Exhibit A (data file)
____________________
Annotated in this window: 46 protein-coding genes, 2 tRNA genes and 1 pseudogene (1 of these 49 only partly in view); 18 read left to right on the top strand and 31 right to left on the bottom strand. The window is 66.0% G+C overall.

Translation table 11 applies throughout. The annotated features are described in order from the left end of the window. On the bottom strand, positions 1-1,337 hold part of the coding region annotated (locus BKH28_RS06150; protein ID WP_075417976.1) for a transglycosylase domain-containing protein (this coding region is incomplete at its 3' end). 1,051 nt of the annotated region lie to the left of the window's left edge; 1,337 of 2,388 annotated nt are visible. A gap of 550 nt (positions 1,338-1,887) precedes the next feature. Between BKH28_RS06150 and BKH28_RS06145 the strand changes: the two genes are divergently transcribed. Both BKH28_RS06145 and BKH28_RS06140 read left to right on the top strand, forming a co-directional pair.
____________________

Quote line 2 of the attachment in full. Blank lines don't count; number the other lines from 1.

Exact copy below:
Translation table 11 applies throughout. The annotated features are described in order from the left end of the window. On the bottom strand, positions 1-1,337 hold part of the coding region annotated (locus BKH28_RS06150; protein ID WP_075417976.1) for a transglycosylase domain-containing protein (this coding region is incomplete at its 3' end). 1,051 nt of the annotated region lie to the left of the window's left edge; 1,337 of 2,388 annotated nt are visible. A gap of 550 nt (positions 1,338-1,887) precedes the next feature. Between BKH28_RS06150 and BKH28_RS06145 the strand changes: the two genes are divergently transcribed. Both BKH28_RS06145 and BKH28_RS06140 read left to right on the top strand, forming a co-directional pair.